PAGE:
When his throttle stuck wide-open, John Newhouse could only hold on for the ride. The incident occurred during qualifying for the Idaho 208 at Meridian Speedway in Idaho.
“I was wide-open when I pulled back on the throttle and nothing happened,” Newhouse, of Twin Falls, Idaho, said. “My arm swung when I reached for the kill switch and I missed it. I went 40 more feet into the turn at full throttle. The car slid along the K-rail and I got airborne.”
Newhouse’s car landed nose-first.
“I was first concerned about fire, and the track safety crew told me there was no fire,” Newhouse said.
Newhouse’s fear for fire was warranted, as he later found out. Luckily, he prepared for a situation like this.
“The fuel pump broke off during the wreck,” said Newhouse. “There was no fire because we had an Oberg [Filters fuel line safety check valve] to stop the fuel flow.”
The track crew rushed to his car soon after.
“[I had to] take a few seconds to see if I felt I had any injuries,” Newhouse said. “My ribs were sore. I later went for a CT scan as an extra measure because I had previously injured my liver in a motorcycle crash.”
Other than sore ribs, Newhouse came out of the harrowing crash with no other injuries. He sat in a ButlerBuilt full-containment seat, with a Crow Safety Gear five-point harness. Newhouse wore a Bell carbon fiber helmet paired with a HANS device.
“I use knee knockers and leg supports, which are game changers when you have a hard wreck — I had no bruises,” said Newhouse. “What really saved me was the integrity of the Pathfinder chassis. The roll cage was 100% intact.”
While the roll cage did its job, John Newhouse said the crash destroyed the car. He said the wreck started when the Holley 650-cfm carburetor’s secondary bracket — which holds the plastic cam that actuates the accelerator pump — rolled over the cam and hung up on the accelerator pump arm, causing the throttle to stick wide-open.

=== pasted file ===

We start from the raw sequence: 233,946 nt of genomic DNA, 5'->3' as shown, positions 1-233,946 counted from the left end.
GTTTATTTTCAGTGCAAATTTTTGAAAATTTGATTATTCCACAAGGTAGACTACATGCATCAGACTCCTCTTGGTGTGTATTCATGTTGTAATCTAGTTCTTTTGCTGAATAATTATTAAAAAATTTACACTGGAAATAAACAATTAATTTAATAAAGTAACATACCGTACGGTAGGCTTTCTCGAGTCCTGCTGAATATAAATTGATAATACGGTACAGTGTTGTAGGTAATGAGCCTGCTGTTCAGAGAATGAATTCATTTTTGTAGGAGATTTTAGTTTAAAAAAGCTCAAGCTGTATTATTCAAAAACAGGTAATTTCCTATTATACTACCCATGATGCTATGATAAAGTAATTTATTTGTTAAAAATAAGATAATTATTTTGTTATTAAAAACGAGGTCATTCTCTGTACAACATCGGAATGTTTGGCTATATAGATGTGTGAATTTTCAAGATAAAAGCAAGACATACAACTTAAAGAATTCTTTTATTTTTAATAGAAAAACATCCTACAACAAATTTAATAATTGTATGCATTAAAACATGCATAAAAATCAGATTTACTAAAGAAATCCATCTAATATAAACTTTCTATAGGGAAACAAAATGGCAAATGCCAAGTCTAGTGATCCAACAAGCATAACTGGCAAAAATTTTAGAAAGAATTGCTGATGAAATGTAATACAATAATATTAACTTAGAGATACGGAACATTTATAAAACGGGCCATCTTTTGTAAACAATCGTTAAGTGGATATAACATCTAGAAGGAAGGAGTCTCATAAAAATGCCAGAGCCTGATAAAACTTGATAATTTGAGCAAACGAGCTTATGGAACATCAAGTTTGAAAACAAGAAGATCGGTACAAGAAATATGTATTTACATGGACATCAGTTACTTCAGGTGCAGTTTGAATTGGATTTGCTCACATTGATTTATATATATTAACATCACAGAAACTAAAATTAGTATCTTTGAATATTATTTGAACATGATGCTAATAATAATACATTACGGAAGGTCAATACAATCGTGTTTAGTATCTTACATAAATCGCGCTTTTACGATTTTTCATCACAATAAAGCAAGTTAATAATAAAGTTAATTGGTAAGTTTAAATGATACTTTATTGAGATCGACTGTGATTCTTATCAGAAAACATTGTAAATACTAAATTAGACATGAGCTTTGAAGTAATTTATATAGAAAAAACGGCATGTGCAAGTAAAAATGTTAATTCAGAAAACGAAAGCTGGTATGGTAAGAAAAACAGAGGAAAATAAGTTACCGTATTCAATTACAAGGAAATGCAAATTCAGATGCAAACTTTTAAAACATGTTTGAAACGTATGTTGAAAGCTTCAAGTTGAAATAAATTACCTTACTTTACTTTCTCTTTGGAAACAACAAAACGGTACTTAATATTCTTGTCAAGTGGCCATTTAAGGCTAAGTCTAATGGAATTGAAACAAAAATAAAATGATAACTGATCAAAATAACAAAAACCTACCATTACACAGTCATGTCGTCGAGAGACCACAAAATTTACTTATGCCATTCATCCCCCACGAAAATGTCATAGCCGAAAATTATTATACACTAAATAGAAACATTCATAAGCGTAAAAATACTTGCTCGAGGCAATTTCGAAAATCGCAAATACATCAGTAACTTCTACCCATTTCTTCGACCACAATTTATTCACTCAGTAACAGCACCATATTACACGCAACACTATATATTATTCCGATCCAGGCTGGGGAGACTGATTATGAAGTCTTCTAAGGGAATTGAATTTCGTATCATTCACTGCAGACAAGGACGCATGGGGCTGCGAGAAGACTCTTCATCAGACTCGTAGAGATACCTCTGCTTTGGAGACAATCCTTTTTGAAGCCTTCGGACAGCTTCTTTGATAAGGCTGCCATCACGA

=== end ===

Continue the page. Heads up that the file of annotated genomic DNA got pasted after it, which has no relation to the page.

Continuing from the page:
“I religiously check my throttle to make sure there is no debris or anything else that can cause it to stick,” Newhouse, who has raced cars since 1995, and motorcycles before that, said. “I insist on checking the throttle myself. Manually, there was no problem. Under racing conditions, foot pressure is a lot greater than what is exerted with hand checking the linkage. Having a stuck throttle is the last thing you want to have happen.”
Bob Oliver, of Competition Carburetion, recommended a simple test routine during warm-ups to ensure that a throttle doesn’t stick.
“Coming off of turn four, press your foot to the floor,” said Oliver. “Count ‘one thousand one, one thousand two,’ and release. If the throttle sticks, there is time to hit the kill switch and coast to the infield. Then, do it one more time coming off of the second turn just to be sure.”
Thankfully, without any serious injuries, John Newhouse will return to the driver’s seat. However, with no late model, the 2020 Meridian Speedway late model champion plans to finish the year racing one of his trucks at various tracks around the Northwest.
Sun Valley, Nevada
This year marks the Outside Groove Director of Photography’s 51st year of covering auto racing. Adaskaveg got his start working for track photographer Lloyd Burnham at Connecticut’s Stafford Motor Speedway in 1970. Since then, he’s been a columnist, writer, and photographer, in racing and in mainstream media, for several outlets, including the Journal Inquirer, Boston Herald, Stock Car Racing, and Speedway Illustrated. Among Adaskaveg’s many awards are the 1992 Eastern Motorsport Press Association (EMPA) Ace Lane Photographer of the Year and the 2019 National Motorsports Press Association (NMPA) George Cunningham Writer of the Year.